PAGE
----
I’m meeting my MP to discuss this in person next month so if you can think of anything else I should mention, or if there’s something I’ve missed, please let me know in the comments.
Thank you for your letter of 27 April enclosing correspondence from a member of the Open Rights Group (ORG), expressing concerns about website blocking to combat copyright infringement and how the interests of the general public are represented in consultation processes.
The Government has hosted discussions between copyright owners, internet service providers, intermediaries and consumer representation on issues around self-regulatory site-blocking to tackle the widespread problem of copyright infringement. However, I should emphasise that this is an industry initiative which we are helping to facilitate and which the Government is observing with interest.
A self-regulatory industry initiative is not legislation. If it were legislation the Government would have to do all manner of extra things, like debate it in Parliament and hold a public consultation, so it seems they think it’d be more convenient to get this done through informal back-channels. Transparency? What’s that?
The Government claims to be “helping to facilitate” the development of this initiative while “observing with interest”. I suspect this means they are saying to ISPs and search engines, “if you don’t do what we want we’ll legislate to force you to – and you won’t like that one bit.” That would put a whole different complexion on the process than the one implied by this letter, which suggests the process is voluntary, and industry-led rather than government-instigated.
The DCMS uses the term site-blocking, corroborating earlier reports that they want to see entire websites taken down, rather than limiting the measures to any infringing material hosted on those sites. By definition this means the Government wants to censor non-infringing content. In fact this has already happened in the UK. I understand that Virgin Media subscribers can no longer access the Pirate Bay blog, for example, though I should make clear that this was by order of a court.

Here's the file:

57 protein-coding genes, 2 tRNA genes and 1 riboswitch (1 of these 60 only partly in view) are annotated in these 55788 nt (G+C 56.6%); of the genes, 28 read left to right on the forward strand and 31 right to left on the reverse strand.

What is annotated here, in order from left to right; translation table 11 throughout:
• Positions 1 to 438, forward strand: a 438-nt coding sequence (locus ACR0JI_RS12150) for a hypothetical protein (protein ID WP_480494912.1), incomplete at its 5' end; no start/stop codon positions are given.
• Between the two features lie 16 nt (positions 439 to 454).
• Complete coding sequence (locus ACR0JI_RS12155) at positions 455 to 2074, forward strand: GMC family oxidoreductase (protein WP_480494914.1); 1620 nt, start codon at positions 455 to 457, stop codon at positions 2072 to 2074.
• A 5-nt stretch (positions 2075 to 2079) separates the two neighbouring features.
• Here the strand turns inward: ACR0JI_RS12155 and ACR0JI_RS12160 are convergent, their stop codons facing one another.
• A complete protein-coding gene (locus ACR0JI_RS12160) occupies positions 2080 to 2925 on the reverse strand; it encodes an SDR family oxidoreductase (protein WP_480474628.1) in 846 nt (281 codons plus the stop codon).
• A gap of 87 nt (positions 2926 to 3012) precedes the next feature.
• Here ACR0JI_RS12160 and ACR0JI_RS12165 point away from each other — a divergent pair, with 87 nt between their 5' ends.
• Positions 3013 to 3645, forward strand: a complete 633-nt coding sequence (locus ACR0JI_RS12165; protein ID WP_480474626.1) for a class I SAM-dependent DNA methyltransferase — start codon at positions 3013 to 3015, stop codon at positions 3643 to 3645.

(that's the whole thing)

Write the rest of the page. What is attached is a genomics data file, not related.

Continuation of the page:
The Government refers to widespread copyright-infringement as being a problem (despite admitting they have no evidence for this assertion). This gives us a hint as to who might be pulling the strings of this operation. For whom is file sharing actually a problem? Not artists – they have more opportunities than ever to connect with fans and make money. Not ISPs nor search-engines – they’re mere conduits – intermediaries between the fans and the content they love. Rarely do the fans themselves, or the public at large, bemoan their greatly expanded access to media – which means it can’t be the Government’s problem either since the Government exists to serve the people (right?) No, illicit downloading is only a problem for the multinational giants of the music and film publishing-industries, and only because they insist on trying to roll back the calendar to the 20th century instead of grasping the opportunities of the digital age. I expect this is yet another misguided initiative by the BPI et al to restore their erstwhile monopoly over our popular culture.